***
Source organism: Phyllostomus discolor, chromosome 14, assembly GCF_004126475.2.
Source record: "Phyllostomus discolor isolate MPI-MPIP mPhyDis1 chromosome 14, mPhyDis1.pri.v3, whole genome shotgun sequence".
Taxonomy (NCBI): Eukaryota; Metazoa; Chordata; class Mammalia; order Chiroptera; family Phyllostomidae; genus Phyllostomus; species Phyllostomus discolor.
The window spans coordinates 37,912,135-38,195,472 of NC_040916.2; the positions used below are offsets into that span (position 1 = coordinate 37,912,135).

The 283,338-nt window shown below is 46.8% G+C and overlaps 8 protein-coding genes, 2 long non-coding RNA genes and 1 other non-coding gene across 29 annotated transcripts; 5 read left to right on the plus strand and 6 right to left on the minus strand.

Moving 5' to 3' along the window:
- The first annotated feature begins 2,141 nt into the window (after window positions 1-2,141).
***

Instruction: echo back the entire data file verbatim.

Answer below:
Source organism: Phyllostomus discolor, chromosome 14, assembly GCF_004126475.2.
Source record: "Phyllostomus discolor isolate MPI-MPIP mPhyDis1 chromosome 14, mPhyDis1.pri.v3, whole genome shotgun sequence".
Taxonomy (NCBI): Eukaryota; Metazoa; Chordata; class Mammalia; order Chiroptera; family Phyllostomidae; genus Phyllostomus; species Phyllostomus discolor.
The window spans coordinates 37,912,135-38,195,472 of NC_040916.2; the positions used below are offsets into that span (position 1 = coordinate 37,912,135).

The 283,338-nt window shown below is 46.8% G+C and overlaps 8 protein-coding genes, 2 long non-coding RNA genes and 1 other non-coding gene across 29 annotated transcripts; 5 read left to right on the plus strand and 6 right to left on the minus strand.

Moving 5' to 3' along the window:
- The first annotated feature begins 2,141 nt into the window (after window positions 1-2,141).